Sometimes God may ask us to make decisions that seem crazy to the outside world. Jesus did tell the rich man to sell everything he had and give to the poor. But God also exhorts us to be wise and discerning.

Sometimes I wonder if our decision making is more driven by personality – a tendency to rely too much on our own reason (my personal bent, obviously) or an inclination to “follow our heart” (which usually means doing what we want to) rather than truly trusting in God and applying wisdom.

I think trusting in God happens in concert with applying wisdom and discernment in our choices. It’s not an either or – God wants us to both trust him and use our brains. How do you think we balance the two?


  • Liz says:

    Amber, this is such a tough one, but so good to think out. For me practically, when the doctor told us to be done having kids, and yet I heard other stories where people ignored this, it has been tough to trust that the doctor’s are right and that adoption is the right thing for us. I could trust God to get pregnant and not have a horrible outcome, but using my brain…and trusting God…has led Joe and I to the conclusion that it would be foolish to have more biological children. But still it is hard to think through (good thing I had Krista and Sarah to scold me for even thinking about pregnancy). God gave us the wisdom of medicine, and also speaks through his word. A lot of times it is hard to discern what is right, but God tells us he will lead us…and I am trusting He is. Good questions, friend. And I am excited for you to have another baby!

  • ambernbray says:

    Thanks for sharing that, Liz! That is really tough. We have some friends going through a similar situation right now as well.

  • […] Trusting God vs. Using Our Brain […]

  • Amy says:

    Fave paragraph:

    God certainly asks us to trust Him. The writer of the Proverbs said, “Trust in the Lord with all your heart and lean not on your own understanding.” But the same author said, “Do not let wisdom and understanding out of your sight, preserve sound judgment and discretion.”

    Thanks Amber!

  • Dawn says:

    We should do our best (with what God has given us) and trust God to do the rest.

  • Mike Pratt says:

    “Frogs don’t create cars?” Great stuff. Chris Braun (A Brick in the Valley) just posted something similar. “Dig For Wisdom Like It’s Gold.” Digging for anything valuable takes work, and some brains. Sometimes lots of brains. And the source is Jesus and our relationship with Him. I think of Cuba Gooding Jr. starring in the movie “Radio.” He is asked if he wants blueberry or cherry pie. His reply? Both! Trust God-use your brain. Use your brain-trust God.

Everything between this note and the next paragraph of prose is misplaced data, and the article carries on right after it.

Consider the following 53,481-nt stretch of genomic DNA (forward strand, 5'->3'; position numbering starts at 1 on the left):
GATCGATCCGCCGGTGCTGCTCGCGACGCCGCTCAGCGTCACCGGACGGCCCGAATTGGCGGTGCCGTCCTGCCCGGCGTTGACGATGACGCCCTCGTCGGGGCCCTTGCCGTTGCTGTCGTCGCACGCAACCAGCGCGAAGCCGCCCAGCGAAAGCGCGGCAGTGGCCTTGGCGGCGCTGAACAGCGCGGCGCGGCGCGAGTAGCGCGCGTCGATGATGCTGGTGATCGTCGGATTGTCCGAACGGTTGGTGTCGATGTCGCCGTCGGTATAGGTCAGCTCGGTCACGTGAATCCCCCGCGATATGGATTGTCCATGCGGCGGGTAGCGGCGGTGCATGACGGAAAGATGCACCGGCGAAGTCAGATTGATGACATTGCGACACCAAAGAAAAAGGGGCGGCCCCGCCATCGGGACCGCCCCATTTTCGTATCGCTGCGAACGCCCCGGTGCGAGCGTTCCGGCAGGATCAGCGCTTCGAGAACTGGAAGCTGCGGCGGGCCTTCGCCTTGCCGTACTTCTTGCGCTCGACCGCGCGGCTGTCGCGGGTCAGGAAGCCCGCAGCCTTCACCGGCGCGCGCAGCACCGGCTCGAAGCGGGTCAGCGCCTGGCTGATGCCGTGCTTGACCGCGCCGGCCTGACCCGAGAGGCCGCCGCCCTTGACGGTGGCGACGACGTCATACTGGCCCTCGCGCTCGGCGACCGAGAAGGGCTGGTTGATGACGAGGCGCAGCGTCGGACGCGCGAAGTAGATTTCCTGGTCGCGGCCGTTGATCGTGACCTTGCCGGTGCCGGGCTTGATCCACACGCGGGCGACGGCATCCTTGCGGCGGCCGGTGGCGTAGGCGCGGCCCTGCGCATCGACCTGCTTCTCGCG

Thanks Amber

  • Glenn Walker says:

    You say “Should we stop and get gas, or should we “trust God” that He will get us to our important spiritual meeting on time?” is a silly example.

    I get it – I really do. But I don’t see it as all that silly. As a matter of fact, it is profound. The “silliness” is exposed by what the author has defined “trust God” to mean. Nobody should trust God to get us to our meeting on time. But we should use our God-given brain to know that there is too much that goes into answering “Should we stop and get gas?” for us to come to a reasonable conclusion. For starters, how important is it to God that we get to the meeting on time?

    The following expressions presents the way a mind consecrated to do God’s will should pose the question:
    a. [When planning the commute] Lord, please reveal to me what time is an appropriate time to leave for the meeting.
    b. [Having failed to pray while planning the commute] Lord, I’m reading the gas gauge and it appears we are cutting it close on gas and on time. Forgive me for not including you in the planning stage of this commute. Now, just and merciful God, Please reveal to me the direction you want me to follow.